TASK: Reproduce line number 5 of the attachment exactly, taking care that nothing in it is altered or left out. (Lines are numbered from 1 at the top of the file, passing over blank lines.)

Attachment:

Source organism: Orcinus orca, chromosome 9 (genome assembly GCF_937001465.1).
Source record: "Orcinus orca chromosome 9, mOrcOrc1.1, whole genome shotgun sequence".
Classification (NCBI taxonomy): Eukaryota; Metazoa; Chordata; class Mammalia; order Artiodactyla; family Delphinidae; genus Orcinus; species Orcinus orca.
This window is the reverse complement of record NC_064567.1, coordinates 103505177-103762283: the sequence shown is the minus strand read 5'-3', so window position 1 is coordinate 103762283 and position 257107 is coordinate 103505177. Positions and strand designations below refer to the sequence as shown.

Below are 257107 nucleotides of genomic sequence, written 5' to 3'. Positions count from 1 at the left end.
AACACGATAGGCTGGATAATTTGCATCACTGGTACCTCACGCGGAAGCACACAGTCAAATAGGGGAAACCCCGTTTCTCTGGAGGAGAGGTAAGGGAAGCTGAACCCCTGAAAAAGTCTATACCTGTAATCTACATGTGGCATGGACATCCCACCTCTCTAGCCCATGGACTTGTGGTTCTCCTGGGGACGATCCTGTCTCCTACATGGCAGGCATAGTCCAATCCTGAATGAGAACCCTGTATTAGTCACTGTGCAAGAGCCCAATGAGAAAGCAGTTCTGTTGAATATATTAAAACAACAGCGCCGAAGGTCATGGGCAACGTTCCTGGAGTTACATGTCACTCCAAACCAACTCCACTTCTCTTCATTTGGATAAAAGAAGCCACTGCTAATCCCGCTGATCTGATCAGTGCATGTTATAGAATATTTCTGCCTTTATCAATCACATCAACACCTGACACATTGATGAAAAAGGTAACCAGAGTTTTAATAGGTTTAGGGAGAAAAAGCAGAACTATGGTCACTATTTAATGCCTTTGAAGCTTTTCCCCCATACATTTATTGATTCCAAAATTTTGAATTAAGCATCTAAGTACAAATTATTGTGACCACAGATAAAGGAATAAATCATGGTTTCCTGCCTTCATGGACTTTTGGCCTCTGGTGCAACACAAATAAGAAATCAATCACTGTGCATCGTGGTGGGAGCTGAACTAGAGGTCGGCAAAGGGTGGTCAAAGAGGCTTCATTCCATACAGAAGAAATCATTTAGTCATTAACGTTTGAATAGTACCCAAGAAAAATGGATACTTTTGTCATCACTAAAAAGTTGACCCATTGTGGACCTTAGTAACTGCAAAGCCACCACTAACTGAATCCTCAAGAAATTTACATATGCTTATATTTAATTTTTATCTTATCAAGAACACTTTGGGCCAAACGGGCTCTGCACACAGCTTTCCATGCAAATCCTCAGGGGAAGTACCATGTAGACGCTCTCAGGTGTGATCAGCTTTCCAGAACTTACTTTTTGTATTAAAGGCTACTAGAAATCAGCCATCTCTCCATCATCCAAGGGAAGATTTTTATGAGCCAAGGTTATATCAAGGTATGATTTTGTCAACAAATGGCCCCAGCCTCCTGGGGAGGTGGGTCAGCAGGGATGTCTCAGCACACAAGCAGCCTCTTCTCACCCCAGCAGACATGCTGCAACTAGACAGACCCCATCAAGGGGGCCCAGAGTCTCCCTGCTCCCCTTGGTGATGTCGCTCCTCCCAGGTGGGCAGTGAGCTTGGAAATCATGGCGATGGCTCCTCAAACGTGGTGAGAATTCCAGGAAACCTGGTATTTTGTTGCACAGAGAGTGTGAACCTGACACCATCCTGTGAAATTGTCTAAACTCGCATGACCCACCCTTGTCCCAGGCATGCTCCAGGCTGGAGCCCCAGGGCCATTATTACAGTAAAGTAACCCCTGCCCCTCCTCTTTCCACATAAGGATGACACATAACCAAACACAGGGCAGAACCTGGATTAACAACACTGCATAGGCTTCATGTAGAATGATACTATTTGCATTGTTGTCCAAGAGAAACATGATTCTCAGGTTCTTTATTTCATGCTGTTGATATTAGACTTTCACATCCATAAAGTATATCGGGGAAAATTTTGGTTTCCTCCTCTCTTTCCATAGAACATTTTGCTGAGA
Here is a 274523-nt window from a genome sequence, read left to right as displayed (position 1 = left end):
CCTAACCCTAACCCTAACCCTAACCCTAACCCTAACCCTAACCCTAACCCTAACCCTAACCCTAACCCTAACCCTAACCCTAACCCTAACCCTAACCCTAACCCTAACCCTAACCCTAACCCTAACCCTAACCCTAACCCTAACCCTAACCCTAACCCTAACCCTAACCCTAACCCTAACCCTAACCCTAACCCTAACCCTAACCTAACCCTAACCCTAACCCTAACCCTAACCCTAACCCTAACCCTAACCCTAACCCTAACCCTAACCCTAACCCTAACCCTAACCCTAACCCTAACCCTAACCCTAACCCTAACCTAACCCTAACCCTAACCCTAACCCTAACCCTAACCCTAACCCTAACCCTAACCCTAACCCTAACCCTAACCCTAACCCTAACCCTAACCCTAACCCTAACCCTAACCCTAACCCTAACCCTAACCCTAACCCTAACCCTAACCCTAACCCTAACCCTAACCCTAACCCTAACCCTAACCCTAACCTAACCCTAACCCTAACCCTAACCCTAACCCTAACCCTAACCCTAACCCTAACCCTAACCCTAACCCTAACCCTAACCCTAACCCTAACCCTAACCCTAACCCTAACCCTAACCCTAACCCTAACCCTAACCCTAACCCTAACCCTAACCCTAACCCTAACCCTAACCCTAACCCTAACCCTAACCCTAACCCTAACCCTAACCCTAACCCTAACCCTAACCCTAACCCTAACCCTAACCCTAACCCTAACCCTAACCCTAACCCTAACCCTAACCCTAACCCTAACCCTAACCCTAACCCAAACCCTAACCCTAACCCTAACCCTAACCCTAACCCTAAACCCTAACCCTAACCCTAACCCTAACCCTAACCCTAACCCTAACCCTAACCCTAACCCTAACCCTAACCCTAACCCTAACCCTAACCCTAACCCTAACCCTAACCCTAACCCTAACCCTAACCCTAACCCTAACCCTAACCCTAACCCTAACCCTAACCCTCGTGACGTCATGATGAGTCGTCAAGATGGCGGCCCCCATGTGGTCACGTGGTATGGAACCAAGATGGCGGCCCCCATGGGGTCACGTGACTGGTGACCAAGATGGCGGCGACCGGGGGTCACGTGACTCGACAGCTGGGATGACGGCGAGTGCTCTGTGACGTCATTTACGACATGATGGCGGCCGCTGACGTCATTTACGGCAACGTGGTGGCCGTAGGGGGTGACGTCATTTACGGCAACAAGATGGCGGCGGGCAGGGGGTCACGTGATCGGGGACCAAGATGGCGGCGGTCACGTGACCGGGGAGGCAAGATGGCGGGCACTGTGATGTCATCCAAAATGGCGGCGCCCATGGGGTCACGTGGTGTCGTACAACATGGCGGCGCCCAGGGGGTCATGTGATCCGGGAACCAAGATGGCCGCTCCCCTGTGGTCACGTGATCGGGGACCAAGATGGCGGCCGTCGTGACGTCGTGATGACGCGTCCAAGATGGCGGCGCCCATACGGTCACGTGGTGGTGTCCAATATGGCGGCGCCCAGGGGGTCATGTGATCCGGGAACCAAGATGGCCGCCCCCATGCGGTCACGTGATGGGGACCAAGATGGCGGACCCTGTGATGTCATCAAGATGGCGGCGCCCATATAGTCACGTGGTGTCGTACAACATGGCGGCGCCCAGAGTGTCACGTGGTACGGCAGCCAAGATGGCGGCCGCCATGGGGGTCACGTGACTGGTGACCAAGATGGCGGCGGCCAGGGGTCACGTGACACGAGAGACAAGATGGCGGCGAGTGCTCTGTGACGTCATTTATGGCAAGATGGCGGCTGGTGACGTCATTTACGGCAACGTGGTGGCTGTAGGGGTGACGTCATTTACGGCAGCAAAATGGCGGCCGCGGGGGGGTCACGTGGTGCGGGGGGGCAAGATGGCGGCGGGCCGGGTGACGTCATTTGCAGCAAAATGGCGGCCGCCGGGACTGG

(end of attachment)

Below are 257107 nucleotides of genomic sequence, written 5' to 3'. Positions count from 1 at the left end.